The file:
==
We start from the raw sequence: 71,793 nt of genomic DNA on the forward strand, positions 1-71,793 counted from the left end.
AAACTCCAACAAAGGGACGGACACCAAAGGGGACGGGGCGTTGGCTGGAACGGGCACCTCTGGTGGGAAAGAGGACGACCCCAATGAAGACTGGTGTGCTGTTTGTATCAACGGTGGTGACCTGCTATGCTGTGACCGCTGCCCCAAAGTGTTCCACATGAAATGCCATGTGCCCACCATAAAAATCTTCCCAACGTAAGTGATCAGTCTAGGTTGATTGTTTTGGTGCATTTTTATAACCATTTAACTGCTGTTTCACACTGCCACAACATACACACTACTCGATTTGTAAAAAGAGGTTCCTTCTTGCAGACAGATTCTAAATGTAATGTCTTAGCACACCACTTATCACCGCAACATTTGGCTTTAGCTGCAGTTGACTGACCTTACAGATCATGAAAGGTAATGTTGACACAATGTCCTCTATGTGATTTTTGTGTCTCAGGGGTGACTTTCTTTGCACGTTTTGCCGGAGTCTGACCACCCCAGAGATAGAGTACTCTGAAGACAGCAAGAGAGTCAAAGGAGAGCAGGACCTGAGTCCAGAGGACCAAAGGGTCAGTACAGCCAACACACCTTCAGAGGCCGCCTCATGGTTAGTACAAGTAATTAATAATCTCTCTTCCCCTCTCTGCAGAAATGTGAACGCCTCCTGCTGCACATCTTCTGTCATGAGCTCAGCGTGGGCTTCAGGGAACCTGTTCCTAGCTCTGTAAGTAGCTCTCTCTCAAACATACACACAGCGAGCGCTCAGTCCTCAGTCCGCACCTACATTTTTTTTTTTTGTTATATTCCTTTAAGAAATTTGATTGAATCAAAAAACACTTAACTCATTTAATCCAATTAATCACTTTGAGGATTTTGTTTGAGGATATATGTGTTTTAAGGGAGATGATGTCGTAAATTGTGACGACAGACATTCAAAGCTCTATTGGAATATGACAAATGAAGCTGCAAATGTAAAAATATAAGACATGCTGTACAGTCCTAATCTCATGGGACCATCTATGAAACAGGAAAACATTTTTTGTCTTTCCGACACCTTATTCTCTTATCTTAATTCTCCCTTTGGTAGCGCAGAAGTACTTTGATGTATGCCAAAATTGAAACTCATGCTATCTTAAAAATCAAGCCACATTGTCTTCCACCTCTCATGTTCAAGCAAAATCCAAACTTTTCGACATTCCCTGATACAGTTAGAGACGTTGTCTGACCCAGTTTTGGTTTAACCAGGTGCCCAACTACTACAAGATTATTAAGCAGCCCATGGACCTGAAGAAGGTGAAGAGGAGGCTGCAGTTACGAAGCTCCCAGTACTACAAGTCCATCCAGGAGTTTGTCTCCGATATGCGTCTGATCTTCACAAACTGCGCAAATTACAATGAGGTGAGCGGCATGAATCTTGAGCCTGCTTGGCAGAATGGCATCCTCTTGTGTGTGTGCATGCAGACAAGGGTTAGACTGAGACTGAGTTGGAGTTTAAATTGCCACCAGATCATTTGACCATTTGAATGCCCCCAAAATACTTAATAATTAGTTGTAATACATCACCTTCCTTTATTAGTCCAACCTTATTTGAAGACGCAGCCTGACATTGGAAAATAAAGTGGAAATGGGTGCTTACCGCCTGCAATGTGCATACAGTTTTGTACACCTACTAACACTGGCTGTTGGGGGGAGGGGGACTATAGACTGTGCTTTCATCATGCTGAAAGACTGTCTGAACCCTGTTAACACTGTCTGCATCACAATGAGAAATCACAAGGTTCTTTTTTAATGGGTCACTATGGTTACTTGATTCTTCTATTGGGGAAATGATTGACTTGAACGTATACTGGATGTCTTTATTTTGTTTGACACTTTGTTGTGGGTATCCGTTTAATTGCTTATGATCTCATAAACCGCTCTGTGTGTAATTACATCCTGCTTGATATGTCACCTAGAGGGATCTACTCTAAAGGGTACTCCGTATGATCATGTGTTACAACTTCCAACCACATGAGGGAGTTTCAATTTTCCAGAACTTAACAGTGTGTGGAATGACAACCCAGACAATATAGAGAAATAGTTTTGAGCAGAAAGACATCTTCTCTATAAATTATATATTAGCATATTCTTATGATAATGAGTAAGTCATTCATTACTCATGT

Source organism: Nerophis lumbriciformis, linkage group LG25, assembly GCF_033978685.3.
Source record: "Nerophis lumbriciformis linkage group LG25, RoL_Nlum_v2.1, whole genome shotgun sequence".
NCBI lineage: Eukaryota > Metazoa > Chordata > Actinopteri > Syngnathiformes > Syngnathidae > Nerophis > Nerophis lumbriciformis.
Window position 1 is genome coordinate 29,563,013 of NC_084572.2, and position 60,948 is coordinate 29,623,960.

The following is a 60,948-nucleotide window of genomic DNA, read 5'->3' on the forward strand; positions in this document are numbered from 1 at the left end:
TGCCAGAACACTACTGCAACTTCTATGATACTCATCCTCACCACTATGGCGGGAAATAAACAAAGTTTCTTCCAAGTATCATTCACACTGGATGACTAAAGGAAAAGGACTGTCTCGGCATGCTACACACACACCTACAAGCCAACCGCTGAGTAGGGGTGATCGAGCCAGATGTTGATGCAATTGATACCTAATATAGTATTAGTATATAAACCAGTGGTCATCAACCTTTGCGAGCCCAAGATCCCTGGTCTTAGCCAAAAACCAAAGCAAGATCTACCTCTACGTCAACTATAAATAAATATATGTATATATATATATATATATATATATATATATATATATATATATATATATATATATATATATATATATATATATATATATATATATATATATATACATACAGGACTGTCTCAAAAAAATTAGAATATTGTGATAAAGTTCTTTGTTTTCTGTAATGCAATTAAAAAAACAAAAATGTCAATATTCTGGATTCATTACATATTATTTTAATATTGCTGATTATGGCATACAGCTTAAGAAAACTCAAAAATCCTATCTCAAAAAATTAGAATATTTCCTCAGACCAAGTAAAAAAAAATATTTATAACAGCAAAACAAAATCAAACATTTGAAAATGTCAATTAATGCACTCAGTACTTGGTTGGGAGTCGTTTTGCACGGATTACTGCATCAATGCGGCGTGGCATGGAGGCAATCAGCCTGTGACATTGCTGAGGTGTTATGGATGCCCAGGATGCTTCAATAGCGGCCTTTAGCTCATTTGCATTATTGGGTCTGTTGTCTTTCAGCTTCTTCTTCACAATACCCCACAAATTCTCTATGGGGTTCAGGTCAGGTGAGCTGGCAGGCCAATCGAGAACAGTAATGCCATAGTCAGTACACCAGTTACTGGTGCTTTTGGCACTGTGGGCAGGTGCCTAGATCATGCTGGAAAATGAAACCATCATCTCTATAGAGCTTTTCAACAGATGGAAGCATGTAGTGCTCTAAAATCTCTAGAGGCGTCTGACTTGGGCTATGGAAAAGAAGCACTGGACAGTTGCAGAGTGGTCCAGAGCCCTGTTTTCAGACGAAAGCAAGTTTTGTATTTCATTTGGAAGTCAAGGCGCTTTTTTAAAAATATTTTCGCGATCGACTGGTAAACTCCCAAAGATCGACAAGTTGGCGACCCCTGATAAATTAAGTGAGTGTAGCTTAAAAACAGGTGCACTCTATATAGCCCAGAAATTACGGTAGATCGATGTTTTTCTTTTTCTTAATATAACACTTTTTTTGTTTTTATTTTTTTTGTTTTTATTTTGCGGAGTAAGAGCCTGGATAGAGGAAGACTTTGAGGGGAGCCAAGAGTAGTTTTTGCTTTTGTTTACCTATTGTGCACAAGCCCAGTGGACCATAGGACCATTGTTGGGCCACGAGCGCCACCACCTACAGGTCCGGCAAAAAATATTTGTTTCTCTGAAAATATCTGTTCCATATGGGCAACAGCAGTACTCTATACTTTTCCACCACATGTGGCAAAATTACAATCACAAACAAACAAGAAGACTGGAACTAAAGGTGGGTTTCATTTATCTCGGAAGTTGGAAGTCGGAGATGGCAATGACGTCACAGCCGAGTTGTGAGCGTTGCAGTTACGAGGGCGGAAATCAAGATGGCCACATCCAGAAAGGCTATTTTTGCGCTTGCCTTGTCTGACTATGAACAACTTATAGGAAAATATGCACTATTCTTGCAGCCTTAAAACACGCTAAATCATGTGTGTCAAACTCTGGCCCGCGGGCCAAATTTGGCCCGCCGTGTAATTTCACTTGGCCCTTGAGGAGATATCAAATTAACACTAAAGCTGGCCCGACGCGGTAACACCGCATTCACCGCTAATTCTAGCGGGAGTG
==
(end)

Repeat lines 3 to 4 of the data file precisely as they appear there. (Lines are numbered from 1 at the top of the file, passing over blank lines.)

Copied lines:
Source organism: Nerophis lumbriciformis, linkage group LG25, assembly GCF_033978685.3.
Source record: "Nerophis lumbriciformis linkage group LG25, RoL_Nlum_v2.1, whole genome shotgun sequence".